The answers to some of the most common Conscious Breathing questions are listed below. In general, there is no guarantee that breathing retraining will help everyone, as we are all unique individuals with different conditions and needs. Because of that, it is important to point out that Conscious Breathing does not cure diseases, but instead, assists in bringing about a better state of balance in the body. The starting point is that, no matter what the symptoms or name of the disease, poor health is a signal from your body that something is out of balance.

Pain, stress, sleep problems, and so on, are signals that we need to make some kind of change to correct the imbalance or imbalances in our bodies. Conscious Breathing can then be seen as a tool to help your body and mind to become more balanced so that your body can heal and repair itself and function in the way it was always intended to.

On Facebook, there is an active discussion group. There, you can ask questions and search the history. Click here to apply for membership in the group. Below are some of the most common questions:

RELAXATOR

1. How do I use the Relaxator and how long shall I use it?

Question: How do I use the Relaxator and how long shall I use it?

Answer: Apart from making you breathing more rhythmic, slow and relaxed, using the Relaxator also stimulates your diaphragm so that the air ends up in the midriff, or in other words – in the lower part of your lungs.

  1. Set the resistance of your choice. Set the resistance of your choice by turning the Relaxator mouthpiece to adjust the vent. There are five levels of resistance: the smaller the opening, the greater the resistance. Five is the heaviest resistance and one is the lightest. Please note that there is no competition in having the smallest hole open. The aim is for you to achieve a low, relaxed and rhythmical breathing, while the breathing volume is reduced, so it is recommended that you increase the resistance slowly and gradually to make sure your breathing stays relaxed.
  2. Bring the Relaxator to your mouth. Bring the Relaxator to your mouth. Let it rest gently between the lips for greatest relaxation. If possible, refrain from biting it with your teeth as this will cause your jaw to tense up, increasing the amount of saliva produced.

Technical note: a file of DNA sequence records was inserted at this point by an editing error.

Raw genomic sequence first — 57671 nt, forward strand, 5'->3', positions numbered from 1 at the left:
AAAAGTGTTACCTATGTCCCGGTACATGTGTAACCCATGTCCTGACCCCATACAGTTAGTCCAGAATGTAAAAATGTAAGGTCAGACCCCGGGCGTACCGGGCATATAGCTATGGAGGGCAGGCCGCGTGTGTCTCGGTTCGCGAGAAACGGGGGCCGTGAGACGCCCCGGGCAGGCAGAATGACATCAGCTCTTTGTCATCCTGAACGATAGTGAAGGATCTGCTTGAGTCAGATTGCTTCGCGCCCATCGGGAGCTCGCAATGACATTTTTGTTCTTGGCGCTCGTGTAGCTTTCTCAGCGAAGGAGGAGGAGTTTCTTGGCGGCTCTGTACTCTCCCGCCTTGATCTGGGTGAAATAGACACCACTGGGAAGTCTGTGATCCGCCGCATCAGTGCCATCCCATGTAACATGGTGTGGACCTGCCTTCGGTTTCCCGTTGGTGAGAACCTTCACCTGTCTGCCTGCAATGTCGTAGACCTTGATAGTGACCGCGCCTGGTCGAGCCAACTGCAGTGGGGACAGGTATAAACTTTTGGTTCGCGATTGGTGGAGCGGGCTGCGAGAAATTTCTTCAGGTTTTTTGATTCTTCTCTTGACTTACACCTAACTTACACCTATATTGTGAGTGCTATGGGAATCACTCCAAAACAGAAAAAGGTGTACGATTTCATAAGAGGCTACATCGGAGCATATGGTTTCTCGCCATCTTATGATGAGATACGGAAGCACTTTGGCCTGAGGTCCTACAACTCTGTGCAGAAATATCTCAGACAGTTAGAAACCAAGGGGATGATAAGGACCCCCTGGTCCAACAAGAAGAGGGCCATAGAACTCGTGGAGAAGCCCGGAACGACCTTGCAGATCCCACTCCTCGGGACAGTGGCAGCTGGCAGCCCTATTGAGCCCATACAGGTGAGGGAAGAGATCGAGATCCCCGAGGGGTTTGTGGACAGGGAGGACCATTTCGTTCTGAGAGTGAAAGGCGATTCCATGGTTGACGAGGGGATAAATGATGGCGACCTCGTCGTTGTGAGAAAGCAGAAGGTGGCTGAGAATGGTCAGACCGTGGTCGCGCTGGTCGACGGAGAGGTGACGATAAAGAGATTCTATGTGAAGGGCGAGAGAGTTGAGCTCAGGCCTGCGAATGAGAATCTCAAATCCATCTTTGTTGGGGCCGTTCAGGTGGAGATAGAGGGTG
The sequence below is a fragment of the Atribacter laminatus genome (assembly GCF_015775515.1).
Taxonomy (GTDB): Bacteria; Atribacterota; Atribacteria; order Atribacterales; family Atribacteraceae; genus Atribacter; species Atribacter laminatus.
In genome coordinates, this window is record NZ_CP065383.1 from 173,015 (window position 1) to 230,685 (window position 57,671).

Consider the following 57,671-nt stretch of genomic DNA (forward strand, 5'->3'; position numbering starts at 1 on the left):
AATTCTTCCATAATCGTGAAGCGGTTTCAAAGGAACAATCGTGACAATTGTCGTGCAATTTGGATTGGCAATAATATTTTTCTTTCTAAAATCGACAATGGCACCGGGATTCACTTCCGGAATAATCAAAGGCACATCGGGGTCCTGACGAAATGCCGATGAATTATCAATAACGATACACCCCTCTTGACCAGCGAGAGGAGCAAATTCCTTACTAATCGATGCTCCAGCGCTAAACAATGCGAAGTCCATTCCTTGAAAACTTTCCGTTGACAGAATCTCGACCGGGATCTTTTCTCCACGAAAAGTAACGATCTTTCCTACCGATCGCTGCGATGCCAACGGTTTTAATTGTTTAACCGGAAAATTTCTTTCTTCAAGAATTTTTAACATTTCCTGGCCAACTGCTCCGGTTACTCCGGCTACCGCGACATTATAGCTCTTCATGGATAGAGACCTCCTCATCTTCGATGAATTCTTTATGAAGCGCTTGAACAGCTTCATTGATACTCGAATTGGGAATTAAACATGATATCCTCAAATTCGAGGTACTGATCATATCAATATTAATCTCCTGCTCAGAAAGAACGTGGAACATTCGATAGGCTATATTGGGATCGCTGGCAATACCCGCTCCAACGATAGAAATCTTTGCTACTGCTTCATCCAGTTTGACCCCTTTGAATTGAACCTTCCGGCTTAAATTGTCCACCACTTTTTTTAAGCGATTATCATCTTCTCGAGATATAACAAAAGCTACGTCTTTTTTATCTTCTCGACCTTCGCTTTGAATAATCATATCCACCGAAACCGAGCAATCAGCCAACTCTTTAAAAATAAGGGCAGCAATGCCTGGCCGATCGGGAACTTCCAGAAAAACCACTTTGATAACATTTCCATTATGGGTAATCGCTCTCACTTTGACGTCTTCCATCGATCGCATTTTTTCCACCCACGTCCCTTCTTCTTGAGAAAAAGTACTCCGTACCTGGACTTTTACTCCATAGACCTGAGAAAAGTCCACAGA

3. Exhale through the Relaxator. Exhale slowly and calmly through the mouth/Relaxator. At exhalation, your abdomen and the lower part of your chest should slowly contract while the upper part of your chest and shoulders remain more or less still. On exhalation think «air up, midriff contract». Note! The main focus when using the Relaxator is on the exhale, as the inhale will automatically be as it is supposed to (low, midriff) when the exhalation is extended.
  4. Inhale through your nose. Inhale calmly through your nose — just let the air in. At inhalation, the air passes into your abdominal area causing your abdomen to expand, while the upper part of your chest and shoulders remain more or less still. The lower part of your rib cage will expand a little in all directions. On inhalation think «air down, midriff expand to the sides».
  5. Use the Relaxator for fifteen minutes 1-2 times per day. Using the Relaxator for fifteen minutes once or twice a day gives good results. There is no limit to how long time it may be used at any time. Some people opt to use it for 1–2 hours a day. An optimal respiration of 6–12 breaths per minute with 0.5 liters of air per breath is achieved when the resistance is set to 3–4.
  6. Endeavor to maintain relaxed, non-strained breathing when you use the Relaxator. Endeavor to maintain relaxed, non-strained breathing when you use the Relaxator. There is no need to push yourself too hard in order to achieve results. Note how you breathe after having used the Relaxator. If your breathing is relaxed, rhythmic, low, slow and small, the Relaxator is set to a suitable resistance.

The above are general guidelines. It varies per individual how long you shall use the Relaxator and at what resistance level. Listen to your body, your thoughts, and your emotions and let them guide you. The key is relaxation. It is probably better to increase the time that you use the Relaxator over focusing on increasing the resistance.

2. The relaxator makes me drool

Question: I have tried using the Relaxator, but even though I try not to bite into it and just have it between my lips I get a lot of saliva in my mouth. That is why it is hard for me to use it.

Answer: The reasons for experiencing problems with saliva when using a Relaxator are often due to one of the following causes:

Tensed jaws. Your jaws may become tense when using a Relaxator, which will increase saliva production. If possible, it is optimal for you to hold the Relaxator between your lips, as this will provide increased relaxation compared to when you bite into it with your teeth.

Increased relaxation. If you are using a Relaxator, there will be increased activity in the parasympathetic part of the autonomic nervous system (the part of the nervous system that handles heartbeat, breathing, digestion, etc. without us having to think about it). In English, the parasympathetic system is called the rest and digest system. When we relax, the body may, thus, think it is time to eat and, as a result, secrete more saliva. And the fact that we put a Relaxator in our mouths can contribute even more to make the body think food will soon come.

Difficulty swallowing at the same time. The technique for swallowing while having a Relaxator in your mouth has to be learned, but you will usually figure it out after having used the Relaxator for a while.